What does Manizha sing about for Eurovision?
We are analysing the song ‘Russian Woman’ together with experts
Manizha will represent Russia at Eurovision this year. The Tajikistan-born Russian signer won the national competition to go to the contest with Russian Woman song interpreted on behalf of a Russian Woman (or the one born in Russia) pursuing her goal breaking stereotypes. Read more in Realnoe Vremya’s report.
From Dushanbe to Moscow, from pop music to independent
Manizha Sangin herself explains that Russian Woman is a “song about a transformation of the woman’s self-perception in the last few hundreds of years in Russia. The Russian woman covered a surprising road from a peasant’s hut to the enfranchisement and the right to be elected (one of the first in the world), from factory shops to flights to space. She has never been afraid to oppose stereotypes and assume responsibility”.
Manizha Sangin was born in Dushanbe in 1994, during a civil war in Tajikistan she moved to Moscow with her family. She has been famous in the music world since the early 2000s when her voice sounded at contests and festivals.
Moreover, Manizha’s whole career is a tangle of different styles. She used to sing using the pseudonym ‘Ru. Kola’, her songs played on Russian Radio, joined Assai project in the early 2000s, lived in London, worked with composer Andrey Samsonov on a soundtrack to the film Deli’s Dance and supported Lana Del Rey... As a result, Manizha got rid of contracts and started to develop her career in another area.
She released an Instagram album named Manuscript, launched a flash mob with a hashtag translated as injury of beauty, cooperated with charity foundations and did social commercials. She has lately released compositions dedicated to ethnic identification and abuse. For instance, the music video Mother shot in Georgia talks about domestic violence (in February 2019, Manizha created a free mobile app Silsila, which is an alarm button and offers a list of the nearest crisis centres and refuges where one can take shelter). By the way, in 2019, Forbes estimated her incomes at 56 million rubles (revenue is 36 million rubles).
In search of self-identification
“It is a continuation of Manizha’s social projects, texts and meanings she tries to deliver,” thinks Maria Leontyeva, a sociologist, member of Whit Monday folk bank, thinks about the theme of the singer’s song. “The next text I googled is Almost Slavic, it talks about an attempt of identifying yourself between Russian and Tajik culture: “I hide my wings out of habit, I am almost Slavic, I am almost Tajik, I go by the Quran in the church. God is one, and his boundaries are unlimited. I seemed to sing something different. But I don’t know my place.” It seems to me that it is a continuation of thoughts on the same theme. The theme of women’s fight for their rights, for their right to vote, for their place now, fortunately, this sounds more often, and this makes me glad.”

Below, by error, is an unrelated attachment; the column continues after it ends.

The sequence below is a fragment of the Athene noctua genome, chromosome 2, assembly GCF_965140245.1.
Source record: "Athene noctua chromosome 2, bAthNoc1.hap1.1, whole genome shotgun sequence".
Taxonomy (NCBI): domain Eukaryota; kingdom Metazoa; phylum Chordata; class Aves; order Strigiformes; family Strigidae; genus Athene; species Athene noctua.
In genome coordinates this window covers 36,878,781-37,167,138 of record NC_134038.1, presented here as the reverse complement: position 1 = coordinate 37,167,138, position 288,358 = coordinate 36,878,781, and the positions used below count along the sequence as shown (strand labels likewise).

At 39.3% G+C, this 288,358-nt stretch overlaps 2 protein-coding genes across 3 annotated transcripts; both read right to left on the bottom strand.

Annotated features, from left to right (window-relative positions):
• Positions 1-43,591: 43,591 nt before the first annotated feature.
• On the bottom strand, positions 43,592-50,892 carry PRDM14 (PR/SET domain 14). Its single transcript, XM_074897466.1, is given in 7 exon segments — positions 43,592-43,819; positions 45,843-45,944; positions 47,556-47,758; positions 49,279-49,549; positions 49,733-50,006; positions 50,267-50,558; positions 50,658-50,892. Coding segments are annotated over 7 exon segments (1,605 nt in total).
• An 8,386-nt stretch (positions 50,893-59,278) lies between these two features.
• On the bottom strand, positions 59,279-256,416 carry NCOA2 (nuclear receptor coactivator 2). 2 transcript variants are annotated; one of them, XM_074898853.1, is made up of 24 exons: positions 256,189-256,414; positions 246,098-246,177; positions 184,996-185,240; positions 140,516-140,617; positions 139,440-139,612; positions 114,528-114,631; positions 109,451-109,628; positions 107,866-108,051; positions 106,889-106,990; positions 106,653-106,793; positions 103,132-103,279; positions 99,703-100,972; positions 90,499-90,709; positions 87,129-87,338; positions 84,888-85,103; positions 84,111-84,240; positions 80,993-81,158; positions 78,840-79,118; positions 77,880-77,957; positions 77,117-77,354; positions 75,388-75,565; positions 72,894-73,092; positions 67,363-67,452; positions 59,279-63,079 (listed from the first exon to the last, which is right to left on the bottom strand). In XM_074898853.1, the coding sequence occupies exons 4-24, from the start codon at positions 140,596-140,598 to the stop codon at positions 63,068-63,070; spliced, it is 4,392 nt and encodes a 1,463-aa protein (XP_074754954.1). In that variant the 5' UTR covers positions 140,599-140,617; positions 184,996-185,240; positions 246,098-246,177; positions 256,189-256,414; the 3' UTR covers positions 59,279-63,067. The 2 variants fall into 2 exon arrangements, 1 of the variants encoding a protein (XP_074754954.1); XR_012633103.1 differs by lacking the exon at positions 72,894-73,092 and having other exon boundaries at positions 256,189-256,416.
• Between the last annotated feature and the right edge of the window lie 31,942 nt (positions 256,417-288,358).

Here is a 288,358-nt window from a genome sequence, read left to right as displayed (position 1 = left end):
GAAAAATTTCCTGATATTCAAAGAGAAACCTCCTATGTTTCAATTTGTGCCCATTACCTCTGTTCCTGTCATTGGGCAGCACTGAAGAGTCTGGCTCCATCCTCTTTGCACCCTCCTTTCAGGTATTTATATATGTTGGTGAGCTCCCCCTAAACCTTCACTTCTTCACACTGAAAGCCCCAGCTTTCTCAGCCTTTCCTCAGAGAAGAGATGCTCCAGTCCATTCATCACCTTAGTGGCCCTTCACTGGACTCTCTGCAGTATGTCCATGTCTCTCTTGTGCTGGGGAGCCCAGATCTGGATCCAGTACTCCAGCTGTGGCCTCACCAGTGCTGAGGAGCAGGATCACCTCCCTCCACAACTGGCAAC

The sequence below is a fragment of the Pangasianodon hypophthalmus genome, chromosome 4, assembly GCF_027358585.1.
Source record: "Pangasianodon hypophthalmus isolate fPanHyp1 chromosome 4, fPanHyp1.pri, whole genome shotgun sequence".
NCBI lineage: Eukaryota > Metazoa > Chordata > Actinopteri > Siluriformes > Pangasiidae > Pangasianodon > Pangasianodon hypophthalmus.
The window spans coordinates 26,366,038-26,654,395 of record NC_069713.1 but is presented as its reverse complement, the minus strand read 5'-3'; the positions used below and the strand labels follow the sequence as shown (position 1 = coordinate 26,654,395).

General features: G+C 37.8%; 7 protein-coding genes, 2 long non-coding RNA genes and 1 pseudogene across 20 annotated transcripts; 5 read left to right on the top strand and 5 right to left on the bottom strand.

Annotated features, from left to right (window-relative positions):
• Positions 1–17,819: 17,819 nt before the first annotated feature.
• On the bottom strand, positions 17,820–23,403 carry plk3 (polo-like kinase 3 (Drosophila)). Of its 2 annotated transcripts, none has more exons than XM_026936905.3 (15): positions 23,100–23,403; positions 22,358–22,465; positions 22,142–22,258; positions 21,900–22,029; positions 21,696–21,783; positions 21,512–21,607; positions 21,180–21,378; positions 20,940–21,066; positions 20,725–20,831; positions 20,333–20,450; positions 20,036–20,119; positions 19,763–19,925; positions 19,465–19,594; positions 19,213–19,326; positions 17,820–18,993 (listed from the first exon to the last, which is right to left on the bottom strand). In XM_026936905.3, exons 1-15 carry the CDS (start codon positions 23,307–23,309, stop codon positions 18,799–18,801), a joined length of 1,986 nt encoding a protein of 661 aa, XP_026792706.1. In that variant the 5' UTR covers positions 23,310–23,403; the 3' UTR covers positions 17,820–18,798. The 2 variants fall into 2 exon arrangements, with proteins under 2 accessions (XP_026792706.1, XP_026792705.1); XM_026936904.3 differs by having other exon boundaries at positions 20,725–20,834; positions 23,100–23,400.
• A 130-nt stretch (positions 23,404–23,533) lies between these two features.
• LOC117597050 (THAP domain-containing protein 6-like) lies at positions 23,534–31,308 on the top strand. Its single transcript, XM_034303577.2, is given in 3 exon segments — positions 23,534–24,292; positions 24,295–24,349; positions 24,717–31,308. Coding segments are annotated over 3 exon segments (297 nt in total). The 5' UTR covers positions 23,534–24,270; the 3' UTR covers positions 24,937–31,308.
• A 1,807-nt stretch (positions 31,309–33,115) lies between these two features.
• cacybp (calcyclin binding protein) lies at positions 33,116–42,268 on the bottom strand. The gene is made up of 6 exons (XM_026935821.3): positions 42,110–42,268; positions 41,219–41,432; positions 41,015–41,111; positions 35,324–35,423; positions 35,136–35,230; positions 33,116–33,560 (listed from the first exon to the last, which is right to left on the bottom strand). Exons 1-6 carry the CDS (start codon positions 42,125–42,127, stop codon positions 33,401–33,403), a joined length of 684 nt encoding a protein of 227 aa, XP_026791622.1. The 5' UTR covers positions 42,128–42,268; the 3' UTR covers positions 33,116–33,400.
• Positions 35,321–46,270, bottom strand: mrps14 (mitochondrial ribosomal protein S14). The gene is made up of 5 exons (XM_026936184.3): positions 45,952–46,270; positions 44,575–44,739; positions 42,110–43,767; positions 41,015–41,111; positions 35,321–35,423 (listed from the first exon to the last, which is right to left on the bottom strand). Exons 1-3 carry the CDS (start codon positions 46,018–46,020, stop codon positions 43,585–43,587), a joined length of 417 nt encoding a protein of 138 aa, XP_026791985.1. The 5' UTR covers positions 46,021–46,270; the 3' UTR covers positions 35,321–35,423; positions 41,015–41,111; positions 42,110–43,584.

“At the same time, as a connoisseur of Russian folk, Leontyeva indicates that she has some questions about references to folk culture. She puts Tina Kuznetsova as an example, she understands jazz, hip-hop and folk equally well: “Tina mastered them from the inside and looks organic. Here I see a cultural reference, but I don’t really believe it. I think a few will notice it.”
As Oparin thinks, Russian Woman isn’t an ethnic category but a category that talks about the singer’s biography and experience, the experience of her persona with whom she sympathises, whose character she creates.
Kitsch and laughing at ourselves are our weapons
Simon thinks that the text of the song is ironic because “a Slavic woman, a Russian woman are too exclusive categories. She mocks this exclusivity, as it seems to me”.
By the way, New Literary Review published Simon’s article Representations of Migrants in Music Videos of Russian Independent Artists: Three Categories of Construction of Authenticity where the music video Almost Slavic is analysed.
“Manizha always tables important social problems, the Eurovision song isn’t an exception,” says Guzel Yusupova, docent and leading researcher at RANEPA’s North-West Institute of Management. “It consists of layers as usual. But this song mainly questions gender stereotypes about the correct woman. And the fact that Manizha who is traditionally considered as the voice of women’s migration from Central Asia (directly and indirectly) sings on behalf of a Russian woman (which means Slavic) is also challenging stereotypes. It is an urge for dialogue, if the interpreter is a slave of her habitual style and what a Russian woman is today, is she always Slavic?”
Yusupova points out that the singer wants to understand if there is a difference in the experience of women of different races. Because to lose weight and give birth to children by 30 are “standards” for everybody. Moreover, the fusion of modern pop music itself and Russian folk, the Russian and English languages hint that any borders can be crossed creating a new, potentially uniting experience.
It is illustrative that the song caused heated debates, and it is clear: no, sadly, there aren’t more hot-button issues than rights of women, national minorities and diversity in Russia. Manizha Sangin is a symbol of these occurrences.